Remembering a True Pecan Man
Haller was born February 3, 1930 in San Antonio, Texas. He attended public schools in San Antonio, graduating from Edison High School, where he was on the basketball team. He knew early on that he had an aptitude for science. He graduated from San Antonio College with an associate’s degree in 1949 and Southwest Texas State College (now Texas State University), with a teaching degree in the areas of math and physics in 1952.
When he heard that the U.S. Air Force was training meteorologists for the Korean War, he entered that program, studying meteorology for a year at UCLA before going to Korea to brief pilots on weather conditions. He spent the remainder of his time in the Air Force in Clovis, NM, where he took extension courses in engineering from the University of Texas. He also took numerous graduate courses at the Lyle School of Engineering at Southern Methodist University.
In 1956, he was hired by General Dynamics in Fort Worth (then Convair) and worked there 35 years. He was a senior engineer and division chief, specializing in structural dynamics. He analyzed vibration and flutter on aircrafts, specifically working on the team that designed the F-16 fighter jet. He authored and co-authored numerous papers and reports on jet vibration. At the end of his General Dynamics career, he led a team that trained Taiwanese engineers to build jets.
He bought acreage in Grandview, Texas, in 1965 and started a pecan orchard when he saw a large native tree on the bottom land of the property. The Haller Pecan Farm was born. He and his family spent every Saturday improving the property and planting almost 1,000 pecan trees over the years. He retired from General Dynamics in 1992 and devoted his retirement time to the Haller Pecan Farm. He added two more parcels of land to the original 48 acres and started raising grass-fed, hormone-free beef cattle.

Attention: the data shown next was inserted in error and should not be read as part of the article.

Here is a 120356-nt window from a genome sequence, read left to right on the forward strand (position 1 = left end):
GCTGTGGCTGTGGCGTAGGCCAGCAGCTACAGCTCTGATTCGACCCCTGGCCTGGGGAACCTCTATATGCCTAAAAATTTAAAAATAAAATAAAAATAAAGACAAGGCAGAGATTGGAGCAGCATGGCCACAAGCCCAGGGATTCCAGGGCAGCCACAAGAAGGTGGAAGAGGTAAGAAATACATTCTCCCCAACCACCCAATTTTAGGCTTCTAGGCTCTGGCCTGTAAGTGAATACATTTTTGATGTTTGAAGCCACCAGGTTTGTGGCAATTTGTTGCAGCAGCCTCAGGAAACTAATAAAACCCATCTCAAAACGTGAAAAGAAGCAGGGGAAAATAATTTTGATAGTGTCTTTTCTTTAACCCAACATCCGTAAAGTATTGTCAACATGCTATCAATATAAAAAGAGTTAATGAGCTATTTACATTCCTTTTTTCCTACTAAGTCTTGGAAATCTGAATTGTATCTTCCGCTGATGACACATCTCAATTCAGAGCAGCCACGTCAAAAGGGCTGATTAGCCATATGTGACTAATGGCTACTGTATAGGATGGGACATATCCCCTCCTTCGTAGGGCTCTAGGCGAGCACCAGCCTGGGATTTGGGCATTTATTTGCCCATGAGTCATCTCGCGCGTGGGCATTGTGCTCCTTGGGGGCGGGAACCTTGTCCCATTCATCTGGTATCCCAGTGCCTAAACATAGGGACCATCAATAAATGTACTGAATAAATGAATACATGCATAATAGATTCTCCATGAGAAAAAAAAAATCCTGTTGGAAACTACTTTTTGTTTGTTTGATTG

He was an active member of the Texas Pecan Growers Association and collaborated with a Texas A&M researcher on an academic article for Pecan Quarterly about tree density in pecan orchards. Haller also became an expert on climate change when he started seeing evidence of it at the Haller Pecan Farm. With his background in meteorology, he researched climate change and made several presentations about it at First Presbyterian Church and St. Stephen’s Presbyterian Church.
Haller was an active member of St. Stephen’s Presbyterian Church in Fort Worth, which he joined with his family in 1963. He served on the Session, as well as chair of the property committee for many years. He was also an avid supporter of the Presbyterian Children’s Homes and Services of Texas.
In the late 1950s through the 1970s, he was an avid boater and water skier. He met his beloved wife of 57 years, Gay Grumbles, at a boating outing at Possum Kingdom Lake in 1959.
He is survived by his wife, Gay, of Ft Worth; his daughter, Beth Haller, of Towson, Maryland; nephew, Ernest W. Grumbles III (Mary) of St. Paul, Minn., and his family; niece, Diana Grumbles Blackman (Chris) of Dallas and her family; and first cousins, Joy Cermin Hilts of Arlington, Texas and her family; Ayres Cermin (Jo Ann) of Wichita Falls and his family; Roger Haller of San Antonio, Kay Haller Cobb (Jon) of Dallas; John Haller (Carolyn) of San Antonio and his family; Cheryl Boldt of San Antonio; Robin Boldt of San Antonio; and numerous friends of many years.
In lieu of flowers, donations can be made to St. Stephen’s Presbyterian Church (2700 McPherson Ave., Fort Worth, TX 76109) or Presbyterian Children’s Homes and Services of Texas (5920 W. William Cannon Drive, Bldg. 3-Suite 100, Austin, Texas 78749).
A memorial service was September 30 at St. Stephen Presbyterian Church, 2700 McPherson Ave., Fort Worth, TX 76109. His interment in the columbarium at St. Stephen’s will be at a later date.